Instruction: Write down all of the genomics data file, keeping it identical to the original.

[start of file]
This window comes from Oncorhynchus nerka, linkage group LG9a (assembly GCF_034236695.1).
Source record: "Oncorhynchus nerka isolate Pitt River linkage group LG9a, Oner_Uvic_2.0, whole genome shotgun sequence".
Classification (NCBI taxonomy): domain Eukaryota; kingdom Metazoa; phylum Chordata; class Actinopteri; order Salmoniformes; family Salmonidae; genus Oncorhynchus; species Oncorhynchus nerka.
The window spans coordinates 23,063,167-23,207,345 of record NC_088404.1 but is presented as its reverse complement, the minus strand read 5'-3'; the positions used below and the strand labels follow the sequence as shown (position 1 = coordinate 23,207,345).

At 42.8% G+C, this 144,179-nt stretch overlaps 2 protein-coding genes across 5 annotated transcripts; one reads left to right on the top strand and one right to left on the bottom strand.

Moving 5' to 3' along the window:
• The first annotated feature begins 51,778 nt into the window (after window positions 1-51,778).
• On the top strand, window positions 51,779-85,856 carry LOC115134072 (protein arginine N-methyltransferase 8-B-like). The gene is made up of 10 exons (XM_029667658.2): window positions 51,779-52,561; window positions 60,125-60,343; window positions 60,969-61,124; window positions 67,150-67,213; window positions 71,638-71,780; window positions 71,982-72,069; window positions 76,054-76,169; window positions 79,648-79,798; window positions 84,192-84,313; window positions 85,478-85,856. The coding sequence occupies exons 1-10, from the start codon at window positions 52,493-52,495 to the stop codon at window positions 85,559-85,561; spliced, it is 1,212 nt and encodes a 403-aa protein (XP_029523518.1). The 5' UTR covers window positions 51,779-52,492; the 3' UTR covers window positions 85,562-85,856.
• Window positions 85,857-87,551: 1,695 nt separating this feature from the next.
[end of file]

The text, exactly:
This window comes from Oncorhynchus nerka, linkage group LG9a (assembly GCF_034236695.1).
Source record: "Oncorhynchus nerka isolate Pitt River linkage group LG9a, Oner_Uvic_2.0, whole genome shotgun sequence".
Classification (NCBI taxonomy): domain Eukaryota; kingdom Metazoa; phylum Chordata; class Actinopteri; order Salmoniformes; family Salmonidae; genus Oncorhynchus; species Oncorhynchus nerka.
The window spans coordinates 23,063,167-23,207,345 of record NC_088404.1 but is presented as its reverse complement, the minus strand read 5'-3'; the positions used below and the strand labels follow the sequence as shown (position 1 = coordinate 23,207,345).

At 42.8% G+C, this 144,179-nt stretch overlaps 2 protein-coding genes across 5 annotated transcripts; one reads left to right on the top strand and one right to left on the bottom strand.

Moving 5' to 3' along the window:
• The first annotated feature begins 51,778 nt into the window (after window positions 1-51,778).
• On the top strand, window positions 51,779-85,856 carry LOC115134072 (protein arginine N-methyltransferase 8-B-like). The gene is made up of 10 exons (XM_029667658.2): window positions 51,779-52,561; window positions 60,125-60,343; window positions 60,969-61,124; window positions 67,150-67,213; window positions 71,638-71,780; window positions 71,982-72,069; window positions 76,054-76,169; window positions 79,648-79,798; window positions 84,192-84,313; window positions 85,478-85,856. The coding sequence occupies exons 1-10, from the start codon at window positions 52,493-52,495 to the stop codon at window positions 85,559-85,561; spliced, it is 1,212 nt and encodes a 403-aa protein (XP_029523518.1). The 5' UTR covers window positions 51,779-52,492; the 3' UTR covers window positions 85,562-85,856.
• Window positions 85,857-87,551: 1,695 nt separating this feature from the next.